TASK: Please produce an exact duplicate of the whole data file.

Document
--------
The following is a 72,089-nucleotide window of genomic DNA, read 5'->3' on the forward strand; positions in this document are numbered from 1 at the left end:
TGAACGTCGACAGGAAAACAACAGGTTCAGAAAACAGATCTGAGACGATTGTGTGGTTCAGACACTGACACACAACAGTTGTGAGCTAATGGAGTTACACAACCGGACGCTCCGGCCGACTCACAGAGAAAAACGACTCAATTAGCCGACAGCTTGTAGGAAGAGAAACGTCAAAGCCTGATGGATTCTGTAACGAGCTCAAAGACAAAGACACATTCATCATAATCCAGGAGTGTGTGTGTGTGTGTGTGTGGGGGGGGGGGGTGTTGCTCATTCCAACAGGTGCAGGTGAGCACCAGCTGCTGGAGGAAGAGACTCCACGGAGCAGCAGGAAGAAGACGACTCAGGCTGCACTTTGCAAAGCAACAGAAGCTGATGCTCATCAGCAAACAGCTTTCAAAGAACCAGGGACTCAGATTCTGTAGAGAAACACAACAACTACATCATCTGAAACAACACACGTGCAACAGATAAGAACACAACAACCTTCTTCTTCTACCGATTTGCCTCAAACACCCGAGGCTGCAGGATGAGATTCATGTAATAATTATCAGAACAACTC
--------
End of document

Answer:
The following is a 72,089-nucleotide window of genomic DNA, read 5'->3' on the forward strand; positions in this document are numbered from 1 at the left end:
TGAACGTCGACAGGAAAACAACAGGTTCAGAAAACAGATCTGAGACGATTGTGTGGTTCAGACACTGACACACAACAGTTGTGAGCTAATGGAGTTACACAACCGGACGCTCCGGCCGACTCACAGAGAAAAACGACTCAATTAGCCGACAGCTTGTAGGAAGAGAAACGTCAAAGCCTGATGGATTCTGTAACGAGCTCAAAGACAAAGACACATTCATCATAATCCAGGAGTGTGTGTGTGTGTGTGTGTGGGGGGGGGGGGTGTTGCTCATTCCAACAGGTGCAGGTGAGCACCAGCTGCTGGAGGAAGAGACTCCACGGAGCAGCAGGAAGAAGACGACTCAGGCTGCACTTTGCAAAGCAACAGAAGCTGATGCTCATCAGCAAACAGCTTTCAAAGAACCAGGGACTCAGATTCTGTAGAGAAACACAACAACTACATCATCTGAAACAACACACGTGCAACAGATAAGAACACAACAACCTTCTTCTTCTACCGATTTGCCTCAAACACCCGAGGCTGCAGGATGAGATTCATGTAATAATTATCAGAACAACTC